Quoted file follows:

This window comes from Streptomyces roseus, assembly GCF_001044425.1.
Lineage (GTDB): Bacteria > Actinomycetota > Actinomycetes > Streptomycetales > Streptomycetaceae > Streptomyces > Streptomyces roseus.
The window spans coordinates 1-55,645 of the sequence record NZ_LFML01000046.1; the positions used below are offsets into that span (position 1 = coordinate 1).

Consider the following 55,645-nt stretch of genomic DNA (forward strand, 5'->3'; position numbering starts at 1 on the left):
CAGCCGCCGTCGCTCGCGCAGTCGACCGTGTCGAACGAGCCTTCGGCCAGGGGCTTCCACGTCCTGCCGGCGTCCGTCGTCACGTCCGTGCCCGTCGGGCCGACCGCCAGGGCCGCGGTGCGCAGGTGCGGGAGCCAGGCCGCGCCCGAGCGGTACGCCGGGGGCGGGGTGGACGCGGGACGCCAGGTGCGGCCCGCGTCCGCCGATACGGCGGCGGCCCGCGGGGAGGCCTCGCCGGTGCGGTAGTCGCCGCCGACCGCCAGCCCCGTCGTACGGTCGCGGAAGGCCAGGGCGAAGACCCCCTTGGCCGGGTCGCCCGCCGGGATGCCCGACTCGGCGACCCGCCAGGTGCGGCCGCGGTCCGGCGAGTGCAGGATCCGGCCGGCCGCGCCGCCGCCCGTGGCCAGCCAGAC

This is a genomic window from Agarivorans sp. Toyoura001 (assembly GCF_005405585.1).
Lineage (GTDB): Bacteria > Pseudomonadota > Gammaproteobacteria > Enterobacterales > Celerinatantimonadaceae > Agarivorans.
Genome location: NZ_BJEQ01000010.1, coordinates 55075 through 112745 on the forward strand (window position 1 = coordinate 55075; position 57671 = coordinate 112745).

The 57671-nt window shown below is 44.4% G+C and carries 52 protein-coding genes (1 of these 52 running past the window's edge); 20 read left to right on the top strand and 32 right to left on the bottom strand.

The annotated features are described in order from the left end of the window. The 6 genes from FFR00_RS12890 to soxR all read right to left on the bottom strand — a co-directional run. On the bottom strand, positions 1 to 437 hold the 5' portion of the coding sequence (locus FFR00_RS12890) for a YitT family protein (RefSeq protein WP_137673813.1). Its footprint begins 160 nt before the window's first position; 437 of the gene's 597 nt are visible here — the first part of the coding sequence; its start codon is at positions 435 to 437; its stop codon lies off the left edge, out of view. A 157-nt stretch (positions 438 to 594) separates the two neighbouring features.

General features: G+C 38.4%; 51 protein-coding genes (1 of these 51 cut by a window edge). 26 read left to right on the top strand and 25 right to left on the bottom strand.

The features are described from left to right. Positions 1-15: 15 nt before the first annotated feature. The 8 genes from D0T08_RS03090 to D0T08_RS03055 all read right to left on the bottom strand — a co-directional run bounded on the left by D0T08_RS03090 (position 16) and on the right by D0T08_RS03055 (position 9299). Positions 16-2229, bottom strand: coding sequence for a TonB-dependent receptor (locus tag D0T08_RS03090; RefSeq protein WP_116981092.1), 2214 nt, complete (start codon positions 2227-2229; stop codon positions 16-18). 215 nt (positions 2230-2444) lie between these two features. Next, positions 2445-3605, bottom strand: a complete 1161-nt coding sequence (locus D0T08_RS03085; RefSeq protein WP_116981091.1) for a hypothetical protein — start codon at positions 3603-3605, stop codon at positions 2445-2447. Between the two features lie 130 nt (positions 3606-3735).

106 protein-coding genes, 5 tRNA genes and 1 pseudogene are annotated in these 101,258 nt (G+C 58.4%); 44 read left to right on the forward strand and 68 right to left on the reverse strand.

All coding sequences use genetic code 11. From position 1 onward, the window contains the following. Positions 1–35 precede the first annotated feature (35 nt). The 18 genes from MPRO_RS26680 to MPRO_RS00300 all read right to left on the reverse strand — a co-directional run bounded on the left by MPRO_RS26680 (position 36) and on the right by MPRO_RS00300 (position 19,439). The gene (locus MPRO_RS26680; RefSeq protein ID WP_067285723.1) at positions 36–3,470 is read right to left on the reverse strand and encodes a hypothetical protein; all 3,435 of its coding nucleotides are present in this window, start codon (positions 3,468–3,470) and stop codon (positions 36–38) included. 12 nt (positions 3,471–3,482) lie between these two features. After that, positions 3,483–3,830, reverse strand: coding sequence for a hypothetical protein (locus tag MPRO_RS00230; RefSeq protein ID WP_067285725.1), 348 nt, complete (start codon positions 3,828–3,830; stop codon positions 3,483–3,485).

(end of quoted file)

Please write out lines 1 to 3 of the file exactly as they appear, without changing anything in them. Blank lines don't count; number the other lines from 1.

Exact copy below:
This window comes from Streptomyces roseus, assembly GCF_001044425.1.
Lineage (GTDB): Bacteria > Actinomycetota > Actinomycetes > Streptomycetales > Streptomycetaceae > Streptomyces > Streptomyces roseus.
The window spans coordinates 1-55,645 of the sequence record NZ_LFML01000046.1; the positions used below are offsets into that span (position 1 = coordinate 1).